WINDSOR, TX (MCLENNAN COUNTY)
WINDSOR, TEXAS (McLennan County). Windsor is at the intersection of Farm roads 3268 and 3047, near the Middle Bosque River twelve miles west of Waco in west central McLennan County. It took its name from Windsor Ranch, which was the property of Harry Chauncey Chamberlin from 1899 until his death in 1955. Chamberlin's family home was Windsor, Vermont. The area was settled in 1852 by William Oliver, who called it Evergreen. About 1860 he and his neighbors built a church and schoolhouse, one of the first schools in the county outside of Waco. The Waco-Gatesville stage route had its first relay stable a mile west of Oliver's blacksmith shop. The community was later named Mount Olivet and in May 1872 acquired a post office, which operated until 1885. On May 3, 1890, the community store was designated the post office for the region under the name of Ryan. This post office closed in 1902. Chamberlin later operated a cotton gin at the nearby intersection of the McGregor-Waco road and the Ocee-Crawford road. The gin burned sometime before 1920. The community also supported grist and flour mills, two blacksmiths, a doctor and a dentist, a general store, and two churches during the 1890s. In 1912 the Evergreen school district (in operation since 1895) was consolidated with the Hawthorne, Highland, and Ocee school districts. Chamberlin donated four acres of land on which a brick school building was erected; this building was used until 1950, when district lines were redrawn, and the building was abandoned and demolished. The old Evergreen Cemetery just above the river is maintained through a trust fund by an organization of descendants, and a reunion is held there annually. The population of Windsor was estimated at twenty-one in 1896, ten in 1933, thirty in 1945, and twenty in 1980. In 1990 Windsor was still listed as a community.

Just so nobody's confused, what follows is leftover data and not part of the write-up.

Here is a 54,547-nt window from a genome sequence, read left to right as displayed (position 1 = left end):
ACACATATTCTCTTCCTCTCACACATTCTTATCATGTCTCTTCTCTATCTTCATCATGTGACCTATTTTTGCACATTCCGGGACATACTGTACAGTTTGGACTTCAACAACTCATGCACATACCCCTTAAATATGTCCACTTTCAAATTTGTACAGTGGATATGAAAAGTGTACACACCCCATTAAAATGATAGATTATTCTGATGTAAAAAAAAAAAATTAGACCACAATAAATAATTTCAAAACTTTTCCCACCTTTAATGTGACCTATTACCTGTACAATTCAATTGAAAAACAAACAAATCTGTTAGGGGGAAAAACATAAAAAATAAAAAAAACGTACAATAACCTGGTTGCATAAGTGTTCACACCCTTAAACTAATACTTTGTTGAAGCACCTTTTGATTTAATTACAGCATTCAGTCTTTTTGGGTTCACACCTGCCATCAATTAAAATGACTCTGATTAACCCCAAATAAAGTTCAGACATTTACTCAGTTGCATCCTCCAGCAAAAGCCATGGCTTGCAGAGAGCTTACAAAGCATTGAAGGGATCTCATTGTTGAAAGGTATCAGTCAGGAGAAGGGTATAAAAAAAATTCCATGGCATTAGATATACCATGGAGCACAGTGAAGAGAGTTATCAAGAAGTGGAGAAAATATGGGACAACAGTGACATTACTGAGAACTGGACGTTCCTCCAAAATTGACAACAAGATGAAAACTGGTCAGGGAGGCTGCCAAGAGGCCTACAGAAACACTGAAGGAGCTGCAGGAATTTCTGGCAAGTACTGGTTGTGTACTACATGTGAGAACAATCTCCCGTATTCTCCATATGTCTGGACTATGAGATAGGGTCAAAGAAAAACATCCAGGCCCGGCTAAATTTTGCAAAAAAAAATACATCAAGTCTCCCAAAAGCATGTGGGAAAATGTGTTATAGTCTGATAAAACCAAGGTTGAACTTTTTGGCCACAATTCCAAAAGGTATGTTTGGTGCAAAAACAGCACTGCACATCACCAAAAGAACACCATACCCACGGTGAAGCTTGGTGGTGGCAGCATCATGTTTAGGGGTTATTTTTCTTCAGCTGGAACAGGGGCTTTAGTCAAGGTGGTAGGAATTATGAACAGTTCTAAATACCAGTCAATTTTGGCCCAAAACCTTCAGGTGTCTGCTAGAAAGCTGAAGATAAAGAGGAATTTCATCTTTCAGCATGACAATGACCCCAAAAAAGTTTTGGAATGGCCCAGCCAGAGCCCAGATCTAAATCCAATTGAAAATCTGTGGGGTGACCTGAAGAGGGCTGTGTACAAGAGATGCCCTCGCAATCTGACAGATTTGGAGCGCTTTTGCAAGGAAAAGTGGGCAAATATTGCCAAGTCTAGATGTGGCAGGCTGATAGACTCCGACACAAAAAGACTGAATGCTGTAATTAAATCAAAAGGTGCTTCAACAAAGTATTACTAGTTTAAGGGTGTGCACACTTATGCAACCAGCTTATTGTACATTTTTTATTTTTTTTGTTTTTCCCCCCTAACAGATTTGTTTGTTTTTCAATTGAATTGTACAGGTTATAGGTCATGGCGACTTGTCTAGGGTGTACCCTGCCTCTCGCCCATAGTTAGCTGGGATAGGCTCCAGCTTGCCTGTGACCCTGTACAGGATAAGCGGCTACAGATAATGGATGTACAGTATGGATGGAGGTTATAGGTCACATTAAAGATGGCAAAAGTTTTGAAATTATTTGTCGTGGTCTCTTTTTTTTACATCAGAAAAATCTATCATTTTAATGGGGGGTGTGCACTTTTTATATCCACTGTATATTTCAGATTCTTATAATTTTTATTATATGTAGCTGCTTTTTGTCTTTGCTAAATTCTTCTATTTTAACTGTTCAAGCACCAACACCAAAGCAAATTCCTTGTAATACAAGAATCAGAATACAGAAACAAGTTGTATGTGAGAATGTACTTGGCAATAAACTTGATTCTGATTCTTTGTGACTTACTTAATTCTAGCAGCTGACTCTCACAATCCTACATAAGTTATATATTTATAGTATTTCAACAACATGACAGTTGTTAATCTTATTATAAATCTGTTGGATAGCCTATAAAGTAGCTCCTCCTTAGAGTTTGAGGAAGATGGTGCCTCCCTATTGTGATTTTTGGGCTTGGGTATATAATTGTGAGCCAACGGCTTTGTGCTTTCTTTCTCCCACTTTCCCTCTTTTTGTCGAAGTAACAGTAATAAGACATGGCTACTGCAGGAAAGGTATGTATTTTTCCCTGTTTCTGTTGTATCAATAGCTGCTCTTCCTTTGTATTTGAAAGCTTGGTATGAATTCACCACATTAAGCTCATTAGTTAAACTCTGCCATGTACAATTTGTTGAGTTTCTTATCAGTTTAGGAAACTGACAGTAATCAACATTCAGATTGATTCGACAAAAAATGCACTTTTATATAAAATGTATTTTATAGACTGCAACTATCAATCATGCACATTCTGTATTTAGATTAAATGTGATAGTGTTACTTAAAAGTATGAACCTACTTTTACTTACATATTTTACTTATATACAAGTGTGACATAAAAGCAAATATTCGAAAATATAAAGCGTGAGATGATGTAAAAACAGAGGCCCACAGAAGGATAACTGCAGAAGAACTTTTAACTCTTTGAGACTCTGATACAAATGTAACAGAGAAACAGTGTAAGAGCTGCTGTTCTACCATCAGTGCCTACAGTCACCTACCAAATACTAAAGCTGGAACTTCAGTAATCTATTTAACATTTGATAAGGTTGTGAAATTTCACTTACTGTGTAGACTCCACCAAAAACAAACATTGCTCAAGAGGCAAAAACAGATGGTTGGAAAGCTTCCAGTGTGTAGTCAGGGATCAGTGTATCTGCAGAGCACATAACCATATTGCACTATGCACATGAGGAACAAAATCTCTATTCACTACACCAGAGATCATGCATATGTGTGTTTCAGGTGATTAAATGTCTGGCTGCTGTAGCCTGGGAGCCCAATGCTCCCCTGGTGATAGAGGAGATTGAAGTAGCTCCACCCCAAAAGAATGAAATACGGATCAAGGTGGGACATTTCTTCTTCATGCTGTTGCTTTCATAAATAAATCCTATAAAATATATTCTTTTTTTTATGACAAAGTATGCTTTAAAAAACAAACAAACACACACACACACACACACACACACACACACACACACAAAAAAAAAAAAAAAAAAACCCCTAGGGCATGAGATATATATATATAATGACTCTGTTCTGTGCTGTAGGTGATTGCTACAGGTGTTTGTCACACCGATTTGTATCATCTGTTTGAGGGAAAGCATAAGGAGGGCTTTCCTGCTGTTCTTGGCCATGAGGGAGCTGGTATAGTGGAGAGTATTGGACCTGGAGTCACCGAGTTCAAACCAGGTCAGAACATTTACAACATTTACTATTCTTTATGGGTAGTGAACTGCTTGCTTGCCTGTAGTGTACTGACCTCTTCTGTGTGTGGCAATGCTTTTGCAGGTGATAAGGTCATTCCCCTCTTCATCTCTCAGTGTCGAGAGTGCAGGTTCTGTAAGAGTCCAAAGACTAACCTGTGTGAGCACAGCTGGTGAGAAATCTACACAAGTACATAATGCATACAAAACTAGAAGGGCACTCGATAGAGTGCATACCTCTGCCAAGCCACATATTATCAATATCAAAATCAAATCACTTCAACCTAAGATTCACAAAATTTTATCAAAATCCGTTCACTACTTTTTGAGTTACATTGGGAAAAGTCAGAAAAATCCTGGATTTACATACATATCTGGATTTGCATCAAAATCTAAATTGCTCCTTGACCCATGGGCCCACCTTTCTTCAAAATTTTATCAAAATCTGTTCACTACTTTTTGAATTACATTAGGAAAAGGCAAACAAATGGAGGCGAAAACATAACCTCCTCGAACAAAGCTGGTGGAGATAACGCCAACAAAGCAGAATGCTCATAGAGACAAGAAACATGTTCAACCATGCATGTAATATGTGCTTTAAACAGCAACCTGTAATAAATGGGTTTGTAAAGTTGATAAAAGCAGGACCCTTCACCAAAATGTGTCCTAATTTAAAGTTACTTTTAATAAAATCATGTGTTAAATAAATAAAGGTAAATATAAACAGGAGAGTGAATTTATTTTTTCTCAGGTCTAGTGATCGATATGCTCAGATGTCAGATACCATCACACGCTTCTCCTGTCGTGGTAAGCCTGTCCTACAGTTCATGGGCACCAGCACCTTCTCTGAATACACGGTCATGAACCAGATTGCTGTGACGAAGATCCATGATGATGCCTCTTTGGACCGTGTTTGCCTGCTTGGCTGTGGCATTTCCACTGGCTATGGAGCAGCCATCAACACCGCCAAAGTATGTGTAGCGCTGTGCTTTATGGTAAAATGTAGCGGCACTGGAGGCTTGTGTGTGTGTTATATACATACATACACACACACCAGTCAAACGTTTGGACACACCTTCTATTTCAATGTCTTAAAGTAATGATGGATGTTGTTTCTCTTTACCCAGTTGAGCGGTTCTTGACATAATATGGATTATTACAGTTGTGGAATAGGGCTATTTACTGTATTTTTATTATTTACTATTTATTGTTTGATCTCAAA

Image Use Disclaimer
All copyrighted materials included within the Handbook of Texas Online are in accordance with Title 17 U.S.C. Section 107 related to Copyright and “Fair Use” for Non-Profit educational institutions, which permits the Texas State Historical Association (TSHA), to utilize copyrighted materials to further scholarship, education, and inform the public. The TSHA makes every effort to conform to the principles of fair use and to comply with copyright law.
For more information go to: http://www.law.cornell.edu/uscode/17/107.shtml
If you wish to use copyrighted material from this site for purposes of your own that go beyond fair use, you must obtain permission from the copyright owner.
The following, adapted from the Chicago Manual of Style, 15th edition, is the preferred citation for this article.Handbook of Texas Online, Alice Calkins Evett, "Windsor, TX (McLennan County)," accessed May 24, 2016, http://www.tshaonline.org/handbook/online/articles/hrw36.
Uploaded on June 15, 2010. Published by the Texas State Historical Association.
Get Texas history every day,
with day by day
Each day's email tells a little bit more of the story of Texas and links to our collection of more than 27,000 articles